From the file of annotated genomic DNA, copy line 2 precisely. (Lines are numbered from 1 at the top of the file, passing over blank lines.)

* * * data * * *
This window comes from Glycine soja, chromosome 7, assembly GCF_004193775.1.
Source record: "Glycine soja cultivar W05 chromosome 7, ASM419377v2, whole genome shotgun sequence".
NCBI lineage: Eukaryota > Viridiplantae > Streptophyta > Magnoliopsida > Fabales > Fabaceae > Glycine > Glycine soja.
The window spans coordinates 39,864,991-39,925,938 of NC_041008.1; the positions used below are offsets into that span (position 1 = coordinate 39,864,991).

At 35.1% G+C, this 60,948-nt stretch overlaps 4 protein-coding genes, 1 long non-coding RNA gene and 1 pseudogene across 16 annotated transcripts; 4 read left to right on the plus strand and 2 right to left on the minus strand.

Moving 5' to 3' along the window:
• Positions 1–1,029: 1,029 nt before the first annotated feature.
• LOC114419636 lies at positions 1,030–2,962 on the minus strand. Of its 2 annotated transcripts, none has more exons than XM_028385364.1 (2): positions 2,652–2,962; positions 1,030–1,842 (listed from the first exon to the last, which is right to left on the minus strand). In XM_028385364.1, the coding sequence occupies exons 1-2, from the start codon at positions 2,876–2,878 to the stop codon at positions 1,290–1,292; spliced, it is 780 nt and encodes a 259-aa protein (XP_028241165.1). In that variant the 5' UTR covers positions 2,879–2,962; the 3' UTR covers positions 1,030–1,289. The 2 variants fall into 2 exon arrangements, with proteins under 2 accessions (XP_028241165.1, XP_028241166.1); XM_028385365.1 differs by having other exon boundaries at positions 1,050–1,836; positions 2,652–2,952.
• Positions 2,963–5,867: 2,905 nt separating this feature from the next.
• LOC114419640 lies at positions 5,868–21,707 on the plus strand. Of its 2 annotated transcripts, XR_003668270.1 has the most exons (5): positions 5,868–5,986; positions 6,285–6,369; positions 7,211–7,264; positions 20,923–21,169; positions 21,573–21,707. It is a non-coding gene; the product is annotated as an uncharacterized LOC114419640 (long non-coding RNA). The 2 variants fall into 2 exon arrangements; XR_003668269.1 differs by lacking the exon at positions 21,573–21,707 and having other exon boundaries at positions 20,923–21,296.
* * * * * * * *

Source record: "Glycine soja cultivar W05 chromosome 7, ASM419377v2, whole genome shotgun sequence".